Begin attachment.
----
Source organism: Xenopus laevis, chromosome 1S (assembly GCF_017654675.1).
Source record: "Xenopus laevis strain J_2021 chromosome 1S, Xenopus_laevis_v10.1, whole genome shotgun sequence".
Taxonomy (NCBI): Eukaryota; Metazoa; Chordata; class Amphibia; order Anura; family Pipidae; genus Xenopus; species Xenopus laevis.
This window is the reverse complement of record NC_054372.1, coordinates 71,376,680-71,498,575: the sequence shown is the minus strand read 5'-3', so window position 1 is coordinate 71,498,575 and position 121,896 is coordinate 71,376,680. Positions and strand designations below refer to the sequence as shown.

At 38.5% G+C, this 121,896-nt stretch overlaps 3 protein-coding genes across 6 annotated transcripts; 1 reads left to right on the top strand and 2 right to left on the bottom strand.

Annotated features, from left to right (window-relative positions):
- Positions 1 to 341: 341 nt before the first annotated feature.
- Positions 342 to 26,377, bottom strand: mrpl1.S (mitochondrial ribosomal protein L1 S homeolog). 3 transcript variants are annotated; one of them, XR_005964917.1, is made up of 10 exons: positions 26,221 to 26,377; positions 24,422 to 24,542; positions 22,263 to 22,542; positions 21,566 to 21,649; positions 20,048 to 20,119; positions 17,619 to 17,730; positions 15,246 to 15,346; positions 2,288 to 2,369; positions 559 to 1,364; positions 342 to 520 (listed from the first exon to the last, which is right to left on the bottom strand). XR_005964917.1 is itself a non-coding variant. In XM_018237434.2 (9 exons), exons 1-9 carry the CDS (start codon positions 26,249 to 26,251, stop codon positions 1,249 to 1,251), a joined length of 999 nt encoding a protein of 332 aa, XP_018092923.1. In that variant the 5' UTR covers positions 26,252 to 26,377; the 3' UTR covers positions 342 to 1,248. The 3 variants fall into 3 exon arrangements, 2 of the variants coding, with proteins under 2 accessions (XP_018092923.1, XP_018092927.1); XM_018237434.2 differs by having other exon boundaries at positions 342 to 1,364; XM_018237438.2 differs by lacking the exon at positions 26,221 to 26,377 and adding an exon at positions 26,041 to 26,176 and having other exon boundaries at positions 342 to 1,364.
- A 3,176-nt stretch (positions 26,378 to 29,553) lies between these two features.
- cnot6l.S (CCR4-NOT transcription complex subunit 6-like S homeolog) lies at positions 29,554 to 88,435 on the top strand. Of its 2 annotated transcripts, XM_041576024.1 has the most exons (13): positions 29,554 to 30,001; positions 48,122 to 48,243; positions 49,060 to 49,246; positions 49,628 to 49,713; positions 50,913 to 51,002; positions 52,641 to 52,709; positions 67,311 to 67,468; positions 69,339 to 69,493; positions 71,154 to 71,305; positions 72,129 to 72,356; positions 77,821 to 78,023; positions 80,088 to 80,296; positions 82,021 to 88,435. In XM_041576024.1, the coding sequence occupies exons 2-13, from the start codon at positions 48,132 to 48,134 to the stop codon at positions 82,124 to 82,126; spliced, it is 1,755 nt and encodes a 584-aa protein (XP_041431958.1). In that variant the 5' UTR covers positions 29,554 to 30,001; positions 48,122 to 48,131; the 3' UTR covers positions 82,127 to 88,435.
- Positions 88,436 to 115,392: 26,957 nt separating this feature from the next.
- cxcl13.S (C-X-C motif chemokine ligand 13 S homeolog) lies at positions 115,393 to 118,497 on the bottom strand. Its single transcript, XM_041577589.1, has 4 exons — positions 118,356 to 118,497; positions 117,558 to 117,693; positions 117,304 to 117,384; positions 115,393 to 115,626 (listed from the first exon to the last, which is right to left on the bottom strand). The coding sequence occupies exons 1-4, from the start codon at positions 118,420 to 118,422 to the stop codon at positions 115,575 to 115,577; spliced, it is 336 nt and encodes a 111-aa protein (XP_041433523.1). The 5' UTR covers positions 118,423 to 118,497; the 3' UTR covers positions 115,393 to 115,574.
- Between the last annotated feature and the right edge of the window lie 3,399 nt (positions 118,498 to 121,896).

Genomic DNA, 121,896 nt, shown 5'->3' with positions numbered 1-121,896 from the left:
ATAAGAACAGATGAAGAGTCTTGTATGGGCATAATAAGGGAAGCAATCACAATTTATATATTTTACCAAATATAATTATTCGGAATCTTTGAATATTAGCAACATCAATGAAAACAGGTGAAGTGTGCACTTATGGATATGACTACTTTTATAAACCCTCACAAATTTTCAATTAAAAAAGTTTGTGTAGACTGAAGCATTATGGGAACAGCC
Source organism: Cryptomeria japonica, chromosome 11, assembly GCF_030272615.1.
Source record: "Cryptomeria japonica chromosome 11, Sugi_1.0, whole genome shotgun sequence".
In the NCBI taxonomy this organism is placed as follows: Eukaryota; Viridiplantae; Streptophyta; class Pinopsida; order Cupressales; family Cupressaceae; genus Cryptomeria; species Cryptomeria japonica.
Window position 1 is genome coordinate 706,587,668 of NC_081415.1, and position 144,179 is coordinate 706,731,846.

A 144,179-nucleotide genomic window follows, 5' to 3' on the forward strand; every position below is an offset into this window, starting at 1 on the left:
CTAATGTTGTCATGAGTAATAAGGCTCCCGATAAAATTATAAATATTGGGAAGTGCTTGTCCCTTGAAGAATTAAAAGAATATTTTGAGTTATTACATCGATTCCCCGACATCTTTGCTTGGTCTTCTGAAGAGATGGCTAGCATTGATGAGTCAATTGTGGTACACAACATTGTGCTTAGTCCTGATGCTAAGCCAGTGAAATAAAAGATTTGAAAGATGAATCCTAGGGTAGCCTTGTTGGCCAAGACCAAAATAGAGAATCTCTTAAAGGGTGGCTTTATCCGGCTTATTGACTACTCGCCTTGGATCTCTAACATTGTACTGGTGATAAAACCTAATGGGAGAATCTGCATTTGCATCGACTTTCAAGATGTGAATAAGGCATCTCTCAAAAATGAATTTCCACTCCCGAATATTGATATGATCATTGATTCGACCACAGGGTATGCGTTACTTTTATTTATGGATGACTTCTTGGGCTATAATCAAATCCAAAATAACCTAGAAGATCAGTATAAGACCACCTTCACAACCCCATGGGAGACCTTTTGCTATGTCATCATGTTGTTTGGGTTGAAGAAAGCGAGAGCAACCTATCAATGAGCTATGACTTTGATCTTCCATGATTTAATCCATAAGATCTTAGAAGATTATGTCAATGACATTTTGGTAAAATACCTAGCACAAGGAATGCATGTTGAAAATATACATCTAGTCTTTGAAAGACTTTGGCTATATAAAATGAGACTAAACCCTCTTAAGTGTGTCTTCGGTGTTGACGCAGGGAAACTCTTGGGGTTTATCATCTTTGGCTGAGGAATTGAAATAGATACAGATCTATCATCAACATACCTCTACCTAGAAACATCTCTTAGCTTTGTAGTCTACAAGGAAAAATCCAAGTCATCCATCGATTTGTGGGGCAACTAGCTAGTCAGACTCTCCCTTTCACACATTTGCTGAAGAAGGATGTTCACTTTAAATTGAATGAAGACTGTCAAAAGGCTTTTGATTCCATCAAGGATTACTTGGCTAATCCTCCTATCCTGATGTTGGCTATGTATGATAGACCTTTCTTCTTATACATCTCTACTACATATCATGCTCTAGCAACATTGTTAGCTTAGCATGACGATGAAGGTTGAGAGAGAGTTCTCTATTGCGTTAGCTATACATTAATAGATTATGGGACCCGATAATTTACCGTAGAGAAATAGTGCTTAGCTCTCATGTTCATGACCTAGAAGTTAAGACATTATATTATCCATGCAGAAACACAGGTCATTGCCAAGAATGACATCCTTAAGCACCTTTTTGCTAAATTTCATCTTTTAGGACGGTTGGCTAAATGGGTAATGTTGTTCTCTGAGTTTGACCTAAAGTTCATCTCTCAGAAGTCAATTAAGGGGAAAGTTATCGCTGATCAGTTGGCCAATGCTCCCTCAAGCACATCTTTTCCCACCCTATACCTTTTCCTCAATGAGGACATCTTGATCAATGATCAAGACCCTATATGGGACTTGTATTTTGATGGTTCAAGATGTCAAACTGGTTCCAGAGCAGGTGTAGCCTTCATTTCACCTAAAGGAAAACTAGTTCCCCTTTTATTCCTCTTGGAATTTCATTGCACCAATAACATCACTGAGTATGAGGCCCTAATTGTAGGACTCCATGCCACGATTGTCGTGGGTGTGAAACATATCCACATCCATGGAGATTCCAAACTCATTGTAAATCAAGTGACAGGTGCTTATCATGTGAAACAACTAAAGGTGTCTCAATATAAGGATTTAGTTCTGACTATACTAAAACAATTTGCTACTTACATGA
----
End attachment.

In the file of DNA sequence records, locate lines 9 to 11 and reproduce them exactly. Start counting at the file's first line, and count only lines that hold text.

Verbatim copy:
- A 3,176-nt stretch (positions 26,378 to 29,553) lies between these two features.
- cnot6l.S (CCR4-NOT transcription complex subunit 6-like S homeolog) lies at positions 29,554 to 88,435 on the top strand. Of its 2 annotated transcripts, XM_041576024.1 has the most exons (13): positions 29,554 to 30,001; positions 48,122 to 48,243; positions 49,060 to 49,246; positions 49,628 to 49,713; positions 50,913 to 51,002; positions 52,641 to 52,709; positions 67,311 to 67,468; positions 69,339 to 69,493; positions 71,154 to 71,305; positions 72,129 to 72,356; positions 77,821 to 78,023; positions 80,088 to 80,296; positions 82,021 to 88,435. In XM_041576024.1, the coding sequence occupies exons 2-13, from the start codon at positions 48,132 to 48,134 to the stop codon at positions 82,124 to 82,126; spliced, it is 1,755 nt and encodes a 584-aa protein (XP_041431958.1). In that variant the 5' UTR covers positions 29,554 to 30,001; positions 48,122 to 48,131; the 3' UTR covers positions 82,127 to 88,435.
- Positions 88,436 to 115,392: 26,957 nt separating this feature from the next.